But by those two requirements, Antichrist would be chick flick, and while in that case it's possible to call it that, if you squint, I think you'd be hard pressed to find a whole lot of people who would categorize it as such. So more rules are in order.

It's probably time to address the fowl in the room.


3. Chicks are Animals


Society impresses on us the idea that fiction made by/for men can be enjoyed by everyone, while fiction made by/for women can only be enjoyed by women. And that's something worth exploring a little more thoroughly.

For example, the Lord of the Rings movies are for everyone to enjoy, even though they are directed by a man, based on a book by a man, the story is told from the perspective of men and all (or most, depending on your definition) of the main characters are men. But women are not out of place in the audience. They largely (though not absolutely, not by a long shot) have societal permission to enjoy these movies without having their motives, and more importantly, their dignity questioned.

By contrast, here are the words of a male movie critic about his experience watching what may be the quintessential modern chick flick: Sex and the City:

Whatever you think of the film or the HBO series that spawned it, the jammed cinemas were an intimidating place for any heterosexual male to venture. This reporter was (forcibly) dispatched to a Manhattan theater to determine whether the ultimate "chick flick" could be a welcoming experience for a guy. And with look of determination that said, yes, he was confident enough about himself to make such a trip, this reporter went. Talk about embedded journalism.

(Content note: the full article may be unsafe for people who find descriptions of women with terminology usually reserved for dangerous but weak-minded animals triggering.)

This movie theater full of women enjoying themselves frightens and intimidates this reporter (no homo). The level of confidence and bravery needed to do what this hero did is not within the grasp of just any man. Still, his unwavering dedication not withstanding, it took a metaphorical act of violence to coerce him into exposing himself to this. Because in his mind, sharing a movie experience with a large group of women is akin to reporting from a war zone.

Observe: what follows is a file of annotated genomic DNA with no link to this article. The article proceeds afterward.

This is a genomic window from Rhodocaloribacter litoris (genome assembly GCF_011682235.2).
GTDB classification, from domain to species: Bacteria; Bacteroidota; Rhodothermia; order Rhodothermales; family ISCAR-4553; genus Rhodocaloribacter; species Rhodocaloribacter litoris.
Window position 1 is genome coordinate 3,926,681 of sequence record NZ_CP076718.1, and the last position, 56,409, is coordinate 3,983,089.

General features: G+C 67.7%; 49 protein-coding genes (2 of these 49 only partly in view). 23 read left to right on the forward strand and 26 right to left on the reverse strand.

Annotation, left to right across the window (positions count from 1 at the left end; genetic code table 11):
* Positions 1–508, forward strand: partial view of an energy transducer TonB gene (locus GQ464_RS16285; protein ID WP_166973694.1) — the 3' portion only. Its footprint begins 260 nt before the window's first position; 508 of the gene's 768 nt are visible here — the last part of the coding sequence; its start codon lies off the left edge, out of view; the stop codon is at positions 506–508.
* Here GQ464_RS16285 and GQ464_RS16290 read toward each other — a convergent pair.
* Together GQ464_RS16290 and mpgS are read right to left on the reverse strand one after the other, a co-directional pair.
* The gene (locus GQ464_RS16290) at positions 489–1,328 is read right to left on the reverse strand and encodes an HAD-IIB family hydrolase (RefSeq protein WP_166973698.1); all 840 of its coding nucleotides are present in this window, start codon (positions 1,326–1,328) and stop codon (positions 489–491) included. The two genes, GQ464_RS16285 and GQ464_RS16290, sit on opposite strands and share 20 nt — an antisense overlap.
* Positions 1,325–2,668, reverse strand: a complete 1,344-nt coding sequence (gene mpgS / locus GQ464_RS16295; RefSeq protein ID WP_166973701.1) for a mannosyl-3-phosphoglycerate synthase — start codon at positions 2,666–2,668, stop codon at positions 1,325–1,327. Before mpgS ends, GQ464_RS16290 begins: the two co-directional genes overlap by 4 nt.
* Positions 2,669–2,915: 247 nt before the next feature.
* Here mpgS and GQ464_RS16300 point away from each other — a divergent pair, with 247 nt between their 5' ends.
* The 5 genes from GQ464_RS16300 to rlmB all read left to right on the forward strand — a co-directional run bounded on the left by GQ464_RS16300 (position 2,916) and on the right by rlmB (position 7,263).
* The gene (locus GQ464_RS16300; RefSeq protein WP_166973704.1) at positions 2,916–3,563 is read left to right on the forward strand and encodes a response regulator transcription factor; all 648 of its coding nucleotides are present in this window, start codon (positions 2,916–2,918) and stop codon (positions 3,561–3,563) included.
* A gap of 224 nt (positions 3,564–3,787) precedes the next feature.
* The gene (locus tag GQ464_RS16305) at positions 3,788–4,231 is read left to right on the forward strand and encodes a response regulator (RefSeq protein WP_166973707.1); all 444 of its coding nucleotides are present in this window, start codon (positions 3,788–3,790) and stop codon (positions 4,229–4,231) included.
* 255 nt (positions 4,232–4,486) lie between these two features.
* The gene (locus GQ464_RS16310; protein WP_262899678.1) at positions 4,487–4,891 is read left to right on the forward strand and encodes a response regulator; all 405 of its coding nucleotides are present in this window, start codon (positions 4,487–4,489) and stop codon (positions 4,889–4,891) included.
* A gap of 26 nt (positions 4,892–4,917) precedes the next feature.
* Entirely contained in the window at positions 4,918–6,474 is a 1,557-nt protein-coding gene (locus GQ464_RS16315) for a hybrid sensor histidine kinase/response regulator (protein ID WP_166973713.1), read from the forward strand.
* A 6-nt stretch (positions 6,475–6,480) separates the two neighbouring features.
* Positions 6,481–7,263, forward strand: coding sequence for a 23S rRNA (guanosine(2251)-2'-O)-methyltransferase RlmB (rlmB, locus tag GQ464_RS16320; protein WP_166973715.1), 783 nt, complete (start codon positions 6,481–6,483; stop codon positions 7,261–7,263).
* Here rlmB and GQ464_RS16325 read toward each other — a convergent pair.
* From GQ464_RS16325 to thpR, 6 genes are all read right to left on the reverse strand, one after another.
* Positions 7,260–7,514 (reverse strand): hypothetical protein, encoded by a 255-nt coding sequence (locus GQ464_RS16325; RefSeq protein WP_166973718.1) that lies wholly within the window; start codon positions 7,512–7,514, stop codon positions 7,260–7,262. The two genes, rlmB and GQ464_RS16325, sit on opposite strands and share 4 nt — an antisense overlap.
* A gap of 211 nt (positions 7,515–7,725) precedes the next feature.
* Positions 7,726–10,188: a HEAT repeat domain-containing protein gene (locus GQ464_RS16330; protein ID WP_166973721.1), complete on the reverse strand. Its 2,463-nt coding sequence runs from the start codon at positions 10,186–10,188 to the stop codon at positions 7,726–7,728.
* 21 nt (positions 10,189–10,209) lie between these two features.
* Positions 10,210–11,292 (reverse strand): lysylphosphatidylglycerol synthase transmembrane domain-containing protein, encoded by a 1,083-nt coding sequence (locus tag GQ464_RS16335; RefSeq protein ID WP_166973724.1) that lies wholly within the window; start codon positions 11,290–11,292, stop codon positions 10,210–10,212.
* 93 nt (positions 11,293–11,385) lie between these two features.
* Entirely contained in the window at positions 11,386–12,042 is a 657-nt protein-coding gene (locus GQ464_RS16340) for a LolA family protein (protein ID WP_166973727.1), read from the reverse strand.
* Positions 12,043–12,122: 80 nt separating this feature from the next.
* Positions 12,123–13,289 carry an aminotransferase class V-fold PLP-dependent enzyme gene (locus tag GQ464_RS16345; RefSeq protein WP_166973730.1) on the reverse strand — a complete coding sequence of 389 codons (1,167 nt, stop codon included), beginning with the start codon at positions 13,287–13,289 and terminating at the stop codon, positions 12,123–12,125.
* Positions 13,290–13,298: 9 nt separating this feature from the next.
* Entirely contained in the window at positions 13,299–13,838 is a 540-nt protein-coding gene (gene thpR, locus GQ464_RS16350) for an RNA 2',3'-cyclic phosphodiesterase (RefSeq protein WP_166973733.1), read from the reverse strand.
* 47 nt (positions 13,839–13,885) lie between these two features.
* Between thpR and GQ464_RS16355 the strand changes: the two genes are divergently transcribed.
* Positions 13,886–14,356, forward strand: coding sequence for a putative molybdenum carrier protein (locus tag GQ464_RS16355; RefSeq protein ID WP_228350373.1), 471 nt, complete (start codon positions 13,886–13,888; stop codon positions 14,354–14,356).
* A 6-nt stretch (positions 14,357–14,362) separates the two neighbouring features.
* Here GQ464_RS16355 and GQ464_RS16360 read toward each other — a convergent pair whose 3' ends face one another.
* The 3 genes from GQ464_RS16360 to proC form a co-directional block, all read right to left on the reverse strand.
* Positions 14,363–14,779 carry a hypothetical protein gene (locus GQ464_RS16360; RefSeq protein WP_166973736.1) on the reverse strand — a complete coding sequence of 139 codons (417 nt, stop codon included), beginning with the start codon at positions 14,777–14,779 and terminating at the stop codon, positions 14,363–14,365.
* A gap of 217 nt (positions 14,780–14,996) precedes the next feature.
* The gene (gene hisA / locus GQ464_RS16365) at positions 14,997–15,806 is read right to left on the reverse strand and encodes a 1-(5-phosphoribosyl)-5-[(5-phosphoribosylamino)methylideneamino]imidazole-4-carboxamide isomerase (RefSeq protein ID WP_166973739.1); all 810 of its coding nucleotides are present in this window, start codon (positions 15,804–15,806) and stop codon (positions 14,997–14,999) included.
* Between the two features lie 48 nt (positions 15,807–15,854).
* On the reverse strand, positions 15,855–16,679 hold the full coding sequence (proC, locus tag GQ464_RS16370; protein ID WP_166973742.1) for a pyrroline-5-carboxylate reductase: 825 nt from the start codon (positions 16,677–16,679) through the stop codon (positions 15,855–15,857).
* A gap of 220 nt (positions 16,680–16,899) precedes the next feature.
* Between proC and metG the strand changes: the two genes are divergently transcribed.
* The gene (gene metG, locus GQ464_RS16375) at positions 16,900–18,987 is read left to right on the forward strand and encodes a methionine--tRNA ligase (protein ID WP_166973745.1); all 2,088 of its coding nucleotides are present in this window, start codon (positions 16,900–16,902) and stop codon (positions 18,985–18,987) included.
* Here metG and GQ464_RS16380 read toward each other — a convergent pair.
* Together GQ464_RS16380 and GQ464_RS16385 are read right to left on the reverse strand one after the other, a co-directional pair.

It's an old review, but it illustrates the point quite clearly. Men (no homo) are diminished for enjoying or even being near movies coded "for women". For a manly man, it is humiliating to be seen enjoying something that mainly women enjoy.

Of course, "Sex and the City" doesn't represent all things feminine, just the cliches: clothes, gossiping about men, Vogue magazine,...

... conversations about breast cancer, menopause, sexuality after a certain age, feminism, healthy friendships between women in a world that expects them to be in constant competition... You know, dippy crap like that.

So yeah, just in case I didn't make this clear: "chick" is a derogatory term.

In a society where women are not only treated as Other Than The Default, but also as Lesser Than The Default, the experiences and elements that are coded female are also perceived as being less important than experiences coded male. This leads to these subjects being treated with at least some levity. As the name "chick flick" implies, these are not movies that are meant to appeal to everyone.

So there's requirement number three: the elements coded female must be treated with levity by the filmmakers and/or the straight cis-male audience.

Hence the genre that's become almost synonymous with chick flick: the romantic comedy.

So, to recap, for a movie to be a chick flick:
  1. it must have at least one female-identifying lead and present the narrative as it relates to her
  2. the plot must center around themes and elements coded "female"
  3. these themes and elements must be treated with levity

Your Mileage May Vary


It's absolutely not my intent to have this be the end-all, be-all on the subject. I'm not trying to present a definition that works for all movies or that I consider to the True and Just. It's still subjective, it doesn't cover every movie deemed chick flick by far, and it probably includes some movies that really shouldn't be included. This is just the definition I'll be working with when I decide what movies to look at as the blog marches on. I can think of exceptions to the rule, and I'm sure you can too. If you disagree with my definition, great! I would love to hear about your thoughts on the subject.

Just know that in the future, when I use the term "chick flick", this is the definition I'll be working with.